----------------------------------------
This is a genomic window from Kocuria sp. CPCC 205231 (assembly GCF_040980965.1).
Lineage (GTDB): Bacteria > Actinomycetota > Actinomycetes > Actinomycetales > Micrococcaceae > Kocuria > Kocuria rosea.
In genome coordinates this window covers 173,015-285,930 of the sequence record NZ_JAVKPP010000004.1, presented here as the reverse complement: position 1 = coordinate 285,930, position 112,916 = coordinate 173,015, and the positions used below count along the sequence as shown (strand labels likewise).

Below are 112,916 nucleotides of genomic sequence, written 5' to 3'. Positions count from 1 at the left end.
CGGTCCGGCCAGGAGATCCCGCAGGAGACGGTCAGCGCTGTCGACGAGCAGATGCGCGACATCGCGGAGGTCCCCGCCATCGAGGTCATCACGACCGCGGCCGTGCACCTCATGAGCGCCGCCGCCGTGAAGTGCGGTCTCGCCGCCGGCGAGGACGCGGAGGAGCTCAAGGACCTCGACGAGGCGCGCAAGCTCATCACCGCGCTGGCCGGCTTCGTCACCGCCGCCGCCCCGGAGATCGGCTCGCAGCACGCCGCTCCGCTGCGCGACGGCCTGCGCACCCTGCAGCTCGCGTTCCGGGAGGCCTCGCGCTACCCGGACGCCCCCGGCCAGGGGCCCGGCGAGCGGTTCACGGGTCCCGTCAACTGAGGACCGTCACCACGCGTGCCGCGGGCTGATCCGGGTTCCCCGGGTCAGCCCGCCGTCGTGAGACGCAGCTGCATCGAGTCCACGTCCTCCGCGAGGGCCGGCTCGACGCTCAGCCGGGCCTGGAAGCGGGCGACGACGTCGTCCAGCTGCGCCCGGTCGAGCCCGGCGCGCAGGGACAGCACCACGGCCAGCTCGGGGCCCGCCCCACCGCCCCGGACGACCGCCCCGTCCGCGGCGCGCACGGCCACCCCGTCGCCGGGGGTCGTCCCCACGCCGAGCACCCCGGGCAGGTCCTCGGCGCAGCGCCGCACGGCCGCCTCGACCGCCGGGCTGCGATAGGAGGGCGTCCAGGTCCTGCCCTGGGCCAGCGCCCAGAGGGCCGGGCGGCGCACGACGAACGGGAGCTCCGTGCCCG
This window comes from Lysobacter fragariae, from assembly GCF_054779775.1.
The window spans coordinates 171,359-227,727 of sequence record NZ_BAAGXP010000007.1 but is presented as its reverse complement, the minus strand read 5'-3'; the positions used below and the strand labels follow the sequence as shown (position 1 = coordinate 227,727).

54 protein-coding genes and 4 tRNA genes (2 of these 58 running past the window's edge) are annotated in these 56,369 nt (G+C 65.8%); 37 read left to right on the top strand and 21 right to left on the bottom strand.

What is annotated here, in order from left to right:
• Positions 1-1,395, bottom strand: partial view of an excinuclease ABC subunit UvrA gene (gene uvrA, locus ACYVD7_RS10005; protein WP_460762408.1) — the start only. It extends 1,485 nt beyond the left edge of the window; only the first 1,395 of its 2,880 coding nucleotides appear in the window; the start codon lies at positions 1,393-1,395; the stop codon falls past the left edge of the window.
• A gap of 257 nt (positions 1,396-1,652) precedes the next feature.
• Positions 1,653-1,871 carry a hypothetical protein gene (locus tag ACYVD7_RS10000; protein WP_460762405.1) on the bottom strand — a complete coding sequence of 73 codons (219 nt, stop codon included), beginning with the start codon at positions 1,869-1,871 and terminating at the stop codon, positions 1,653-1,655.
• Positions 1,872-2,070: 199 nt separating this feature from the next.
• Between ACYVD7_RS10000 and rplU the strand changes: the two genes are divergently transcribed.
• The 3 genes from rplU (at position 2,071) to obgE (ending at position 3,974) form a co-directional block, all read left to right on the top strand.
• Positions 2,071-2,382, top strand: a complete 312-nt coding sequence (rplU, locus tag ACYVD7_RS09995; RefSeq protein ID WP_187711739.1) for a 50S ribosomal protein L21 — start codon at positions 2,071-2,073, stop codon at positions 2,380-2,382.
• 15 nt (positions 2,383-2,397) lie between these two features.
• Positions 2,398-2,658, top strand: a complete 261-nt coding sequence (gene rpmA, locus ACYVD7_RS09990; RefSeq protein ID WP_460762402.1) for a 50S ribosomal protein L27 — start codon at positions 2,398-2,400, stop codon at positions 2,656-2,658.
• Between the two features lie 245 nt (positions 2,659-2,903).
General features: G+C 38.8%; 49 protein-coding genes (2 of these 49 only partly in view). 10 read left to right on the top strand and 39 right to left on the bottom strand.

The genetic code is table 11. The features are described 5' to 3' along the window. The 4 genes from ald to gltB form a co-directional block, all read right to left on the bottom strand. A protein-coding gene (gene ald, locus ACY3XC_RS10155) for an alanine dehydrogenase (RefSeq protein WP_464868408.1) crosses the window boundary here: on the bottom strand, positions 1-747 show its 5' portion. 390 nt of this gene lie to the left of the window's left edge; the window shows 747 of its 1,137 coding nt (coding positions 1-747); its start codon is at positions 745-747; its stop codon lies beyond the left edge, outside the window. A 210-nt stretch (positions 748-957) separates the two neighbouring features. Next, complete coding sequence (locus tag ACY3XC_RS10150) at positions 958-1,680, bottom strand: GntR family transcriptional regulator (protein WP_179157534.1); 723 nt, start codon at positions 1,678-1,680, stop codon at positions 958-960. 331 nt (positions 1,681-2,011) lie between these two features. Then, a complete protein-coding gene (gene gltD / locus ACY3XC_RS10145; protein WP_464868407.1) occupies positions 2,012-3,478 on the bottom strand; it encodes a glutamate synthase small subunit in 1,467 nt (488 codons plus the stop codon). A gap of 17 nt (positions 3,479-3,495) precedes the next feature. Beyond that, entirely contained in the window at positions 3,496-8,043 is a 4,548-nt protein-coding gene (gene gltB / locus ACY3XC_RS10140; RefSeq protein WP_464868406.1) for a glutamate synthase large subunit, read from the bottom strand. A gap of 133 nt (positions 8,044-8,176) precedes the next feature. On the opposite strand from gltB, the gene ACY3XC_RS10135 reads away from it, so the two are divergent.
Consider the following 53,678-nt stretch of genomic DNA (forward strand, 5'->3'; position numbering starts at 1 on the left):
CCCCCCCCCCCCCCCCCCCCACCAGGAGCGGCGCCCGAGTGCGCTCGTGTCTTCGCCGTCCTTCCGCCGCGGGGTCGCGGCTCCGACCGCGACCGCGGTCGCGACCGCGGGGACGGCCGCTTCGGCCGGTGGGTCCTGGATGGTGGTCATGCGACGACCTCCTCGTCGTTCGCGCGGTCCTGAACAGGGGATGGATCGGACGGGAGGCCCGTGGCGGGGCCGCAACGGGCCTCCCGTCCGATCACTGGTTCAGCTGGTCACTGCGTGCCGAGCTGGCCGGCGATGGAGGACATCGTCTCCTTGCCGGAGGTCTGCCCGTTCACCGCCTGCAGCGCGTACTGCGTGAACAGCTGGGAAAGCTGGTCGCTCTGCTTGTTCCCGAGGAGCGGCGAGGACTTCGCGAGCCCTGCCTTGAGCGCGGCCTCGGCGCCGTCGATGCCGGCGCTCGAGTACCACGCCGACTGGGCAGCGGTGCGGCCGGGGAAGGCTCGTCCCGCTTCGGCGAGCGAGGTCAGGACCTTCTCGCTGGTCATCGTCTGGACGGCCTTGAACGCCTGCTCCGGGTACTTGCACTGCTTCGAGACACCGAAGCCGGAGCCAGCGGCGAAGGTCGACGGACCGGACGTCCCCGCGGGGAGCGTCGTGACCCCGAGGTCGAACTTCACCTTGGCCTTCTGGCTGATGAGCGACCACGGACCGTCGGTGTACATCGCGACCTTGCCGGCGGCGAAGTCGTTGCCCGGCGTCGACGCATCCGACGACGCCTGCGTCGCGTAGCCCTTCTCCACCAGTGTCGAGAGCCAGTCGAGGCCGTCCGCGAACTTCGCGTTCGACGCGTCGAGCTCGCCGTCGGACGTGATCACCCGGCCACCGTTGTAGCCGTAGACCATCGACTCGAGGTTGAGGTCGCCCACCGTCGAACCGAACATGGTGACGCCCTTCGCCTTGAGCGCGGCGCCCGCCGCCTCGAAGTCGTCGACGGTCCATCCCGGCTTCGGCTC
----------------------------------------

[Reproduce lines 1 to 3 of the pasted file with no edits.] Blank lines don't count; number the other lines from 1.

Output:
This is a genomic window from Kocuria sp. CPCC 205231 (assembly GCF_040980965.1).
Lineage (GTDB): Bacteria > Actinomycetota > Actinomycetes > Actinomycetales > Micrococcaceae > Kocuria > Kocuria rosea.
In genome coordinates this window covers 173,015-285,930 of the sequence record NZ_JAVKPP010000004.1, presented here as the reverse complement: position 1 = coordinate 285,930, position 112,916 = coordinate 173,015, and the positions used below count along the sequence as shown (strand labels likewise).